Savannah shared her business story and talked us through the ethics around using imagery in our businesses – on our websites, our social media and overall marketing. It was a fantastic session full of great insight and Savannah has been kind enough to share her knowledge with us here. We hope you enjoy and thank you to Savannah and all those that joined us!
Let’s start with some statistics:
- When people hear information, they’re likely to remember only 10% of that information three days later. However, if a relevant image is paired with that same information, people retained 65% of the information three days later. (Hubspot)
- Research conducted by Ebay has shown that photographs are directly responsible for increasing buyer’s attention, trust, and conversion rate. (Pixelz)
- This is even before we talk about social media, where over 500 million Instagram users are active every day (Statista)
- On Twitter, images also proliferate. Tweets with images receive 150% more retweets than tweets without images (Buffer)
These are just a few of the very good reasons why 88% of businesses now prefer to use visuals in their published content. (SAGipl)
This is also why there are innumerable workshops and articles about how to create and use visual content in businesses. But there are few – if any! – other workshops about how to use visual content ethically.
This is a problem because 90% of consumers are just as likely to purchase from as to boycott a company based on their ethical practices alone. (Sustainable Brands) Companies that face backlash over unethical visual media have suffered losses of trust, credibility, and profit.
So what do I mean when I am talking about photo ethics, and how does this relate to your business?
There are many topics we could cover, but I’m going to zero in on just two for now: image usage and visual representation.
There are both legal and ethical considerations for using visual media, and these are often not the same. Just because something is legal does not mean it’s ethical. Moreover, I am not a legal expert, I am an ethicist, so please seek legal counsel before implementing my recommendations, as needed.
The first consideration is copyright. It is not acceptable to take and use photographs from a Google search. Just because it’s on the internet doesn’t mean it is in the public domain. The use of copyrighted work without permission is copyright infringement.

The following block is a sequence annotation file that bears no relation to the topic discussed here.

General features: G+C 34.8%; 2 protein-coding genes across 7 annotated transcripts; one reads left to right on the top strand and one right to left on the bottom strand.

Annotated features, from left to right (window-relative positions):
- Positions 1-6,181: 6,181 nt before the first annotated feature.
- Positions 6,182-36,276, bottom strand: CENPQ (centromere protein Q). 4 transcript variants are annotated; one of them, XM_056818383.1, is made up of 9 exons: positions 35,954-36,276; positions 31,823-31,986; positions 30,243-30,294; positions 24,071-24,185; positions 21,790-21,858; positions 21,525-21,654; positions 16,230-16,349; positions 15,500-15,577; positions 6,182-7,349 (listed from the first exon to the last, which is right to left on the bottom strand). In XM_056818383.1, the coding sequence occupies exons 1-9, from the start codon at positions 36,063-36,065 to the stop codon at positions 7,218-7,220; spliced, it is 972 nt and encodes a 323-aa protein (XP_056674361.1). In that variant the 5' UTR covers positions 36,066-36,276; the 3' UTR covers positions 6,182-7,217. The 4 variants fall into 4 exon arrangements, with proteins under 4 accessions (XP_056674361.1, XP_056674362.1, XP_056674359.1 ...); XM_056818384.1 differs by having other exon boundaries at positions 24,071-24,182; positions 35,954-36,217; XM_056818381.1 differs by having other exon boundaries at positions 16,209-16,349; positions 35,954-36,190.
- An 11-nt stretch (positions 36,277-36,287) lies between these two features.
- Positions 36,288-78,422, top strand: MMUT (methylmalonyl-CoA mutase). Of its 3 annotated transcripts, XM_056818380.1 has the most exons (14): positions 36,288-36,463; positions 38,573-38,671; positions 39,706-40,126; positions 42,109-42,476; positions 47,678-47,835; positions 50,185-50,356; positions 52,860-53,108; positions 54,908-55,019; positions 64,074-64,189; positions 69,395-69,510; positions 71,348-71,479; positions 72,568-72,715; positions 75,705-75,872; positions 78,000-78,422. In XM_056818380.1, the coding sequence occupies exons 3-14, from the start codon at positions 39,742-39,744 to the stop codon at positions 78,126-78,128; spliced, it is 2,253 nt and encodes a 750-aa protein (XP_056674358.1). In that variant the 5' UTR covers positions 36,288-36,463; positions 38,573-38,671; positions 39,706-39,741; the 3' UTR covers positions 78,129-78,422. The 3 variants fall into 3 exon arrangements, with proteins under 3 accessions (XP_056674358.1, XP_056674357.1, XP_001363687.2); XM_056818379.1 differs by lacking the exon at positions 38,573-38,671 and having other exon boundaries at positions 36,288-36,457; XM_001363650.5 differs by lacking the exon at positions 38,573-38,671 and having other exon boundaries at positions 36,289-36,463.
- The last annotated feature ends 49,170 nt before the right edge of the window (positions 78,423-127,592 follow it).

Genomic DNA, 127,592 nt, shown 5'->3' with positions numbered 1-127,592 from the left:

If you want to use stock imagery, you could legally use a stock image library, for example Shutterstock, Adobe Stock, and Getty Images. There are also free stock image libraries like Unsplash, but there are additional ethical considerations to look out for when using free image libraries.
Flickr can be a useful resource because tells you how images are licensed for public use under Creative Commons. There are many different types of Creative Commons licenses. Just because something has a Creative Commons license does not mean you can use the image as you like. You need to understand the license type.
Instead of using a stock image library, you could contact an image maker directly for permission to use existing work or you can employ an image maker to create work for you. You can either agree with an image maker to purchase the copyright for an image or a license for use.
It is important to understand that licenses are usually for a specific use, limited by time, format, number of uses, etc. If you want to use the image for something not agreed at the time of licensing, you will need to buy another license. Copyright, on the other hand, makes you the owner of the image, giving you full control over how the image is used and for how long. This is, understandably, more expensive than licensing and not all imagemakers are willing to sell the copyright to an image.